It's regrettable that so soon after the tragic loss of seven heroic lives in the Columbia space shuttle disaster I am preoccupied with the prospect of even greater loss of innocent life in Iraq because the government there doesn't seem to get it. Just three days after President Bush's eloquent State of the Union address, Iraqi U.N. Ambassador Mohammed Aldouri was given a golden opportunity to speak directly to the American people and to our government when he was interviewed by Ray Suarez on PBS. Boy, did he blow it.
Suarez asked all the right questions, and had Aldouri given correct answers, he might have helped demonstrate to the world that Iraq is truly serious about disarming and avoiding war. He might even have prepared the way for a peaceful resolution of the crisis, complete with an end to the economic sanctions that have been imposed on Iraq since the Persian Gulf War.
Instead, Aldouri sounded like a parody of a diplomat. Rather than giving direct answers, he spouted hackneyed mumbo jumbo that sounded deceptive and disingenuous. When Suarez asked Aldouri if Iraq is willing to meet the conditions U.N. inspectors set out for a meeting requested by Iraqi officials, the correct answer would have been, "Yes." Aldouri's answer was 82 words of gobbledygook about how they asked the inspectors to attend the meeting "as much for the international community as Iraq."
Asked if Saddam Hussein would be willing to meet with Chief Weapons Inspector Hans Blix, Aldouri should have answered, "Of course." Instead, he answered with 70 words of obfuscation, including, "Perhaps he can do that, and perhaps he cannot do that."
Suarez reminded Aldouri that Bush and Secretary of State Colin Powell have said the United States still hopes this matter can be resolved peacefully and asked him, "Is Iraq ready for war?" Aldouri said Iraq did not want war, but if war came they would "defend our people, our independence, our country."
The correct answer would have been, "Of course not. America will crush us with her military might, and many innocent Iraqi people will die. We are a proud people, but we are not suicidal. Tell us what you will accept as 'evidence' that we have disarmed, and we will do everything in our power to present it to you."
When Suarez brought up a suspected link between Iraq and al-Qaeda, Aldouri sounded like a shyster lawyer defending a guilty client: "We are confident and we are sure - we know ourselves - that he (Bush) cannot prove that there were any kind of links between Iraq and al-Qaeda in the past or in the present or even in the future."
The correct answer would have been, "We are aware that al-Qaeda has operatives inside Iraq, but the Iraqi government is not harboring them. In fact, we can produce evidence that we have captured and killed a number of al-Qaeda operatives. Al-Qaeda forces today are in the Kurdish-population areas protected by the U.S. no-fly zones, and they are outside the reach of the Iraqi government. If the U.S. government would send some of its special forces into the region to clean out the al-Qaeda enclaves, the Iraqi government would cooperate fully."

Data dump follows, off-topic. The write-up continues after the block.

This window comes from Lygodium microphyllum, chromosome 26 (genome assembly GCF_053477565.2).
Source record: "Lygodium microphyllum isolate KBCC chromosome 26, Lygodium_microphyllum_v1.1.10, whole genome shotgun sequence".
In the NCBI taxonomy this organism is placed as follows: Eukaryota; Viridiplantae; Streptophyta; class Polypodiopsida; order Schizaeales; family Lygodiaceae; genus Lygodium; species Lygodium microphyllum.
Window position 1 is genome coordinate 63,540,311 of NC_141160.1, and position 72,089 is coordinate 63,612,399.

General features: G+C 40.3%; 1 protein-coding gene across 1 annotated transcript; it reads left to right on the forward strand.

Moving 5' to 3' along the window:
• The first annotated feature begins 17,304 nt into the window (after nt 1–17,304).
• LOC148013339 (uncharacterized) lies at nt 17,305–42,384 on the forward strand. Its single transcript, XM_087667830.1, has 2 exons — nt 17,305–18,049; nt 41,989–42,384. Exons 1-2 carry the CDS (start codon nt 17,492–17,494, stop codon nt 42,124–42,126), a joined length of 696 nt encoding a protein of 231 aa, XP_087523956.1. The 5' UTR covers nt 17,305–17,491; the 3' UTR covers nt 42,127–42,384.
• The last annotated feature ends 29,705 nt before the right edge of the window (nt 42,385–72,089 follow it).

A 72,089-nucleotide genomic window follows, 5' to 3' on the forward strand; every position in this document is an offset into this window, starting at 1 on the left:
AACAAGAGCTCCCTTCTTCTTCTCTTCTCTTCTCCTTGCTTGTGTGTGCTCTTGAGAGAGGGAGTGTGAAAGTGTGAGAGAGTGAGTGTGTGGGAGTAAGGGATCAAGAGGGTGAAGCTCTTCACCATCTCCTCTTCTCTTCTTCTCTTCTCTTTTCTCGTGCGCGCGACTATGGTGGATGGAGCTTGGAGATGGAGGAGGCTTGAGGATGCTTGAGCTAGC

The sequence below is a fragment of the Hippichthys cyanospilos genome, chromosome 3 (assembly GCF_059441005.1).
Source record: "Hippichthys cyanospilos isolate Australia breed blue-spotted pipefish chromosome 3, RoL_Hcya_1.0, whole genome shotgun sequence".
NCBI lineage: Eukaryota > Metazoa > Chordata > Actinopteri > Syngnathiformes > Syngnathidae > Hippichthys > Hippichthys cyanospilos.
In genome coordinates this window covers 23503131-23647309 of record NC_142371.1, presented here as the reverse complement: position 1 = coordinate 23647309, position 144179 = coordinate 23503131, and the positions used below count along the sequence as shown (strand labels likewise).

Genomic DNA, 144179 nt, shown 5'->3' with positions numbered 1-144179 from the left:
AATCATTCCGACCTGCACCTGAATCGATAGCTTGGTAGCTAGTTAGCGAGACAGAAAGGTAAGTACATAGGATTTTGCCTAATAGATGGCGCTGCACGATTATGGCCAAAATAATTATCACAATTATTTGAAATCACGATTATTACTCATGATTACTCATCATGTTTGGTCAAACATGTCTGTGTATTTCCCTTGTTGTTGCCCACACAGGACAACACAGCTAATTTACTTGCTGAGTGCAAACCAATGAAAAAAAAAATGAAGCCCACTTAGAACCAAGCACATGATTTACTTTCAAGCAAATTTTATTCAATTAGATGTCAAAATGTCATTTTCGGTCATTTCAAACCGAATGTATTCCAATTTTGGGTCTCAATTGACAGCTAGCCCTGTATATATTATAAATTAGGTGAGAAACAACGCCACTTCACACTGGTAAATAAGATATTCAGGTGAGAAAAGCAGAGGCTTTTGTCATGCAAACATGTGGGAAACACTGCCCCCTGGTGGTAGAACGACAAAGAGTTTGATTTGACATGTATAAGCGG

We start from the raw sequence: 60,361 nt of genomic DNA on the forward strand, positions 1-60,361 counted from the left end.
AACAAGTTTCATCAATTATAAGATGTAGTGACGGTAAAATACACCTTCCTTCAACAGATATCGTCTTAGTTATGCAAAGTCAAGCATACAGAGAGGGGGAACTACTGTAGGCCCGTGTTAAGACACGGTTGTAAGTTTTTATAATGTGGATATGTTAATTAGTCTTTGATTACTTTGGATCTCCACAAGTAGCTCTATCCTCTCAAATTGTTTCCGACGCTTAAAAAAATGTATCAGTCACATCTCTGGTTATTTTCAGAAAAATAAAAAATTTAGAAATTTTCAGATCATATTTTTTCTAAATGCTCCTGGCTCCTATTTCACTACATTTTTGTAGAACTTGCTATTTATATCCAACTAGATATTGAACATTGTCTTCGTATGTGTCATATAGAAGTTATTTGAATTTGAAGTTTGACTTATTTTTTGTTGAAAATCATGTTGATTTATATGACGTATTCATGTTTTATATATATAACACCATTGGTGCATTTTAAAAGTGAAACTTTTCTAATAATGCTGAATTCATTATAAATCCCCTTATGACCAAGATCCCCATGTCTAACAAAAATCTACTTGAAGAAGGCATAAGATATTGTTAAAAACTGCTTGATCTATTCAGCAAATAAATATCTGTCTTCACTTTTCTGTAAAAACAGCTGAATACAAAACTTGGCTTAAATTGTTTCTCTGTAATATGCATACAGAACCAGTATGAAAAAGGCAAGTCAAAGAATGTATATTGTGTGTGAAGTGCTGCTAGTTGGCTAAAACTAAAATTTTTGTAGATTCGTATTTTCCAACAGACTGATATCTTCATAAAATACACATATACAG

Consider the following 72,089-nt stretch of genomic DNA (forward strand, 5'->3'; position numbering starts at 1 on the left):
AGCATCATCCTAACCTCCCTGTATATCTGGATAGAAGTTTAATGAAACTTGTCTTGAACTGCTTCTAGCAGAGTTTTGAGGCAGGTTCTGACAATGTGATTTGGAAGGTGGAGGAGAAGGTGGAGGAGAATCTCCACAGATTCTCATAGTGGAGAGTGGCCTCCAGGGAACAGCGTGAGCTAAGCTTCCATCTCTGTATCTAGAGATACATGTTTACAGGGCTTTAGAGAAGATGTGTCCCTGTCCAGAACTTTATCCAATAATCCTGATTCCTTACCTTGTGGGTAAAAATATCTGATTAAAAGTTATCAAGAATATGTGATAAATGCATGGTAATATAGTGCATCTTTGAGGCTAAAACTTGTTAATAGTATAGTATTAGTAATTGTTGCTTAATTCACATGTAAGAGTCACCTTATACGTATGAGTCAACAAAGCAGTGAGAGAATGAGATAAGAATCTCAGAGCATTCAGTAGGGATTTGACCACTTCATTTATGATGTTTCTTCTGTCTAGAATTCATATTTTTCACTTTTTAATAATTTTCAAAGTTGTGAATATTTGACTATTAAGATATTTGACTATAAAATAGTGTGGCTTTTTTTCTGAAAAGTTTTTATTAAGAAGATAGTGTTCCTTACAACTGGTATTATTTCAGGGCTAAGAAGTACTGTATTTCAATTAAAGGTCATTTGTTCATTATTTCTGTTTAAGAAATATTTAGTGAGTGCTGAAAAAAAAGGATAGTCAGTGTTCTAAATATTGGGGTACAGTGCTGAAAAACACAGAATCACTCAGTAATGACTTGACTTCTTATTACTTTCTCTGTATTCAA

When Suarez asked if Iraq could prove that it had disarmed, Aldouri really fumbled. He protested that "Mr. (Rolf) Ekeus, the director of UNSCOM, already in 1994 did declare and later on this month declared that more than 95 percent of the whole program of mass destruction weapons is completely destroyed." While this statement has some truth to it, it misses the point and leaves the impression that Iraq refuses to take affirmative steps to prove it is disarming.
Aldouri should have said, "In his State of the Union Address, Bush referred to anthrax, botulinum toxin, sarin, mustard and VX nerve agent, munitions capable of delivering chemical agents and several mobile biological weapons labs that are unaccounted for. If the U.N. inspectors will return to Iraq, we will demonstrate that we no longer possess any of these weapons. We will show them anything they want to see anywhere in the country they want to go."
He could also have explained, "Here is the source of the difficulty. When the Gulf War ended in 1991, the United Nations resolved that the economic embargo on Iraq would be lifted if Iraq destroyed its chemical, biological and nuclear weapons programs within six months. In a rush to demonstrate compliance, we undertook a crash program to destroy all such programs we had been working on during the 1980s. When the U.N. inspectors arrived, they complained that we should have waited for them to verify the existence of these materials and supervise their destruction. If we can't produce the missing weapons, tell us what we must do to convince you they don't exist, and we will do it, but we can't produce what we don't have."
If there are any Iraqi officials left who sincerely want to avoid war, they had better start giving correct answers and doing the right things. The window is closing, and it would be a tragedy if people who genuinely want to avoid war are given no option other than to wage it.